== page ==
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Starting to see a modest recovery in key economic indicators - PowerPoint PPT Presentation


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Center Store Consumer Insights. Our Consumers & Shoppers. Our Consumers & Shoppers. How the Landscape is Evolving Economic Conditions Changes in Shopper Behavior Channel Trends Continuing Behaviors Consumer “Value” Revisited Implications. Negative. Positive. Neutral.

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Center Store

Consumer Insights

Our Consumers & Shoppers


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Our Consumers & Shoppers

  • How the Landscape is Evolving

    • Economic Conditions

    • Changes in Shopper Behavior

      • Channel Trends

    • Continuing Behaviors

  • Consumer “Value” Revisited

  • Implications


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Negative

Positive

Neutral

Starting to see a modest recovery in key economic indicators

Economic Conditions

Sources: U.S Leading Economic Indicators


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Economic Conditions

  • Unemployment remains high, yet jobs increased significantly in March 2010

  • 16% of shoppers are worried about their job security, down from 20% a year ago2

U.S. Jobs Lost or Gained

10%

Unemployment Rate

Source: Seasonally Adjusted U.S. Total Non Farm Employment, U.S. Government; 2. Shopper Loyalty Card Data from Leading National Retailer 2010


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2004

2006

2008

2009

2010

2002

2003

2005

2007

2001

Economic Conditions

  • Consumer confidence has improved recently

The Conference Board - Nine census regions, 5,000 US households; 1985 = 100



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Spending on Indulgences

50%

45%

40%

35%

30%

% of consumers

25%

20%

Cutting holidays abroad

15%

Cutting car purchase

10%

Buying higher quality premium food and beverages

5%

Increasing or maintaining spending on “staycations”

0%

June

July

August

September

October

November

December

Changes in Shopper Behavior

  • Shoppers increase their hesitancy with big expenses, but continue to indulge in food and beverage

Source: Data Monitor “Recovery from Recession” March 2010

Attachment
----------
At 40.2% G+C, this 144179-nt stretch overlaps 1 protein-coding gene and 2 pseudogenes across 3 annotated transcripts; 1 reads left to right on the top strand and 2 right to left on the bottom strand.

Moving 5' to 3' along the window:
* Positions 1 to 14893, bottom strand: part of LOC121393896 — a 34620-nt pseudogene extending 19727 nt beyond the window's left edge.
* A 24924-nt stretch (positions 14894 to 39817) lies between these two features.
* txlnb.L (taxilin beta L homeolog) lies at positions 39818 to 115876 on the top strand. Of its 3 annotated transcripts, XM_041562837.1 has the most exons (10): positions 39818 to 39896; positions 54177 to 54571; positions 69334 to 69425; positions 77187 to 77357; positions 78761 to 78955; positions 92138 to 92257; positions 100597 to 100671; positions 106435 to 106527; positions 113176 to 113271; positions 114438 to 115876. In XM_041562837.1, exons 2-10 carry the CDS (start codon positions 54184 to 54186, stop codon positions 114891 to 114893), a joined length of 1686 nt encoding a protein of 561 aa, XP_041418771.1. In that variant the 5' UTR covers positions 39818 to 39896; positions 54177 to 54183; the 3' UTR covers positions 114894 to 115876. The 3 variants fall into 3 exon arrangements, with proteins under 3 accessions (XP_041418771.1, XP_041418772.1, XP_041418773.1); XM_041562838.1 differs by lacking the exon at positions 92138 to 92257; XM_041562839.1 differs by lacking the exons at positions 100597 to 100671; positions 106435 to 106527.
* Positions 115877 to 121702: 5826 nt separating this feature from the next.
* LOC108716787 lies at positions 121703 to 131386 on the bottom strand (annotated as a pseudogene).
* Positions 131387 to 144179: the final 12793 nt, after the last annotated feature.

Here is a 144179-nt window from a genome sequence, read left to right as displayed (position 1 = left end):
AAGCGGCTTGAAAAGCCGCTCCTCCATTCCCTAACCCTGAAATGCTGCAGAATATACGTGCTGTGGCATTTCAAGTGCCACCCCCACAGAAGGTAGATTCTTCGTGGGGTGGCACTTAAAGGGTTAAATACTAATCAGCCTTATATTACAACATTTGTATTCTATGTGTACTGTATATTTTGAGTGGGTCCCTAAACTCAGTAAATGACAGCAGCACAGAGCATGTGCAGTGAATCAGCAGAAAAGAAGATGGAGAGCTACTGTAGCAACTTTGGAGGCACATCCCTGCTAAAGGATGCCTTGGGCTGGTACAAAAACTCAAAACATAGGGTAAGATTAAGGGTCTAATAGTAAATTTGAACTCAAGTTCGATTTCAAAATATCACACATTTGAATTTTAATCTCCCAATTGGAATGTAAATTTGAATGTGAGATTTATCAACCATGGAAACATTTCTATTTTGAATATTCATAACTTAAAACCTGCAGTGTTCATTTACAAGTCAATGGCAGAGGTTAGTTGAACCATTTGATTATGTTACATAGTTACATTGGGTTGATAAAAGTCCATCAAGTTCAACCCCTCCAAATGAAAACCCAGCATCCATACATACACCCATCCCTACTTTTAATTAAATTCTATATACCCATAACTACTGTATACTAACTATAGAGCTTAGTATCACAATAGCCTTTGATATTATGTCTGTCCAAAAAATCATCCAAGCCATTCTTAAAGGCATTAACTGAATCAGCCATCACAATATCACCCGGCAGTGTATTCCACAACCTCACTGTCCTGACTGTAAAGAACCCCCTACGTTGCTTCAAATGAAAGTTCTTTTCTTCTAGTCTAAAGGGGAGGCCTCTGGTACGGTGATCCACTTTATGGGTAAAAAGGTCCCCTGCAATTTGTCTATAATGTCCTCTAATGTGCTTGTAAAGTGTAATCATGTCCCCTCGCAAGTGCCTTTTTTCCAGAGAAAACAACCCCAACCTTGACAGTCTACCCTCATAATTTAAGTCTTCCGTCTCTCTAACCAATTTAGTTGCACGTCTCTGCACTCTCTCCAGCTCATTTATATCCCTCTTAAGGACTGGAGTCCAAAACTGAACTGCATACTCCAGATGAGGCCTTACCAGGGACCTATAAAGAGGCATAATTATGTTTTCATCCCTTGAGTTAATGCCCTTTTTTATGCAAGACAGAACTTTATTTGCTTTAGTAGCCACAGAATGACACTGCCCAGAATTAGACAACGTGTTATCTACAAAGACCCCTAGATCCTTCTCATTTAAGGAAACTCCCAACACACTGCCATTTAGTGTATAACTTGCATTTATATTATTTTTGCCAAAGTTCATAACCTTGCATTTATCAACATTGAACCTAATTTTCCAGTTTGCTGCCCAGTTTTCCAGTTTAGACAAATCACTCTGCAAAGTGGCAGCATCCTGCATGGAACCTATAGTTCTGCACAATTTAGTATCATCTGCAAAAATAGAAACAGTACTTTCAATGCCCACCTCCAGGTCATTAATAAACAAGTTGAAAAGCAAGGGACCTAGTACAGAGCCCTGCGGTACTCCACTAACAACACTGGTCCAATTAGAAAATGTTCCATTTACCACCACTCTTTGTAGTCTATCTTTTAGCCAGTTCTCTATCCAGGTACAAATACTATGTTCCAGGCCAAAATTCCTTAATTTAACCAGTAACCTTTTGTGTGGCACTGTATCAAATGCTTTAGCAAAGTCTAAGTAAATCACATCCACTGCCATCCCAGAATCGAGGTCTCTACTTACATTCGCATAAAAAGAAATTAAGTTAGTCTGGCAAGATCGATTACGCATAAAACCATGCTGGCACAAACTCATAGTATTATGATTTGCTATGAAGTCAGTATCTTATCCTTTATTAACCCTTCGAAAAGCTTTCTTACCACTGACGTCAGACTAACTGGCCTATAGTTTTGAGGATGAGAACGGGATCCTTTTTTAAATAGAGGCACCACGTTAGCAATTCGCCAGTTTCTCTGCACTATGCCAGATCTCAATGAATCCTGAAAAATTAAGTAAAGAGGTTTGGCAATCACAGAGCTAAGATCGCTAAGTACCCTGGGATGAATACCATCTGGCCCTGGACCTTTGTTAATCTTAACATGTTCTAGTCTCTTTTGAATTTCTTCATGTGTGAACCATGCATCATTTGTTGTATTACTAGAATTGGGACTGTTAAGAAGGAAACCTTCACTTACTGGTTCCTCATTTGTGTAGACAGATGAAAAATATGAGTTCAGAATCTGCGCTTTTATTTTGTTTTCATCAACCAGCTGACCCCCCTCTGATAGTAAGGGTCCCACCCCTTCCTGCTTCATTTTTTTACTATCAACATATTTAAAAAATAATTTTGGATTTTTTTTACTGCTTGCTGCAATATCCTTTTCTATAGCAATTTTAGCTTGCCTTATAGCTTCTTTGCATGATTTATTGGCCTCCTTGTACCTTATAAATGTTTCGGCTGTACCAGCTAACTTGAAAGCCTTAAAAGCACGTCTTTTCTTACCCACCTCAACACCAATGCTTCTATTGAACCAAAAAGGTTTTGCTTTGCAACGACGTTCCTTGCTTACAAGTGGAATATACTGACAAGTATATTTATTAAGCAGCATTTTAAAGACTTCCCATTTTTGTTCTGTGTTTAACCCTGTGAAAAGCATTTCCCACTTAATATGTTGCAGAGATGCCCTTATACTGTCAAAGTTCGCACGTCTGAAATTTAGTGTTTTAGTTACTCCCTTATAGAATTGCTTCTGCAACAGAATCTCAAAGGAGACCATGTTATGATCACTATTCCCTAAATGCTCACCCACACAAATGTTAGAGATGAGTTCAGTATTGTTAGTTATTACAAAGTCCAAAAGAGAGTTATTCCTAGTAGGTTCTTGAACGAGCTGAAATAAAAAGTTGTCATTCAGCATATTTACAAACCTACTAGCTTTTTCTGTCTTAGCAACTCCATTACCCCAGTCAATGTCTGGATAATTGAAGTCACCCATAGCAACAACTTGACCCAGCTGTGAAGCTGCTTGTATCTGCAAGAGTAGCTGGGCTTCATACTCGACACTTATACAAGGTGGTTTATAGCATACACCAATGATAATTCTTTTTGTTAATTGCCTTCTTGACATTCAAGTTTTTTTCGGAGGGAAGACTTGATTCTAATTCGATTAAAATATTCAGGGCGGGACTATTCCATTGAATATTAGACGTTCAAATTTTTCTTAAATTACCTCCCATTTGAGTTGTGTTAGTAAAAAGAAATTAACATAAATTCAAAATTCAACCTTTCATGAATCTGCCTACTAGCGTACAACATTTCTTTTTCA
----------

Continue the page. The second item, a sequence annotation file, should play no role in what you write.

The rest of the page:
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Changes in Shopper Behavior

  • Shoppers began spending more in late 2009

    • Personal savings dropped to 3.1% in February 2010 from almost 5% a year ago2

Total Retail Sales ex Auto

% Change vs. Prior Year

Source: Dept of Commerce - Total Retail Sales exc. Auto; 2. Bureau of Economic Analysis


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Changes in Shopper Behavior

  • Shopping trips increased in 2009

Average Shopping Trips per Household

All Outlet % Change vs. Prior Year

Source: IRI Consumer Network; 52 weeks ending 12/27/2009 and same period prior years


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Shopper Trips

Dollar Sales per Trip

Unit Sales per Trip

Changes in Shopper Behavior

  • Shoppers making less trips to Center Store Grocery, but increasing units purchased per trip

Source: IRI April 2010 Total U.S. All Outlets, Total Edible Grocery


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Changes in Shopper Behavior

  • Commissary shoppers are increasing their trips, and have significantly higher spend per trip than Grocery Channel shoppers

Item Trips per Buyer

Item $ per Trip

+1%

+0%

+1%

+3%

Source: Nielsen Homescan


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Changes in Shopper Behavior

  • Commissary growth outpaced Grocery during recession onset,but slowed during 2009

+3%

+3%

+12%

+2%

+5%

+5%

Source: Nielsen Homescan


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Changes in Shopper Behavior

  • Outside the gate, consumers are increasing their purchases

Source: Nielsen RMS March 2010


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4%

Redemption Growth

4%

6%

20%

12%

12%

16%

20%

71%

65%

26%

20%

0%

100%

Changes in Shopper Behavior

  • Coupon redemption grew 27% in 2009 across all channels

Share of Redemption

Military

Convenience

Pharmacy

Dollar

Mass/SC

Grocery

Source: Nielsen April2010



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Continuing Behaviors

  • Shoppers’ quest for bargain hunting is beginning to slow, but is still strong

Shopping Behaviors

% of Shoppers Participating in Activity

Source: IRI 2010 FMI Economic Survey; Americanism Study: IRI Economic Trend Database, IRI AttitudeLink Survey of 1,067 Consumers


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Continuing Behaviors

  • Pre-planning has become more important to shoppers

Where Purchase Decisions Are Made

% of Shoppers

Source: Longitudinal Economic Study Series, IRI AttitudeLink, n=1,000 + shoppers


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Continuing Behaviors

  • 64% of shoppers work from a pre-made list

    • Of those shoppers, store flyers are key in list-making preparation

List Making Behaviors

Source: IRI April 2010


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Continuing Behaviors

  • 66% of shoppers admit to varying from their list

Reason for Impulse Purchases Away From Lists


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Continuing Behaviors

  • Home meals at highest level since 1993

# Annual Meals Prepared & Consumed In-Home per Person

Source: The NPD Group



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Consumer Value: Revisited

  • Food price inflation in 2009 was only 0.5% for food-at-home, but 3.5% for food-away-from home2

Reasons for Preparing Meals at Home

Source: The NPD Group; 2. Economic Resource Service, Food Business News March 2010


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Brand value remains important to shoppers, especially pre-store decisions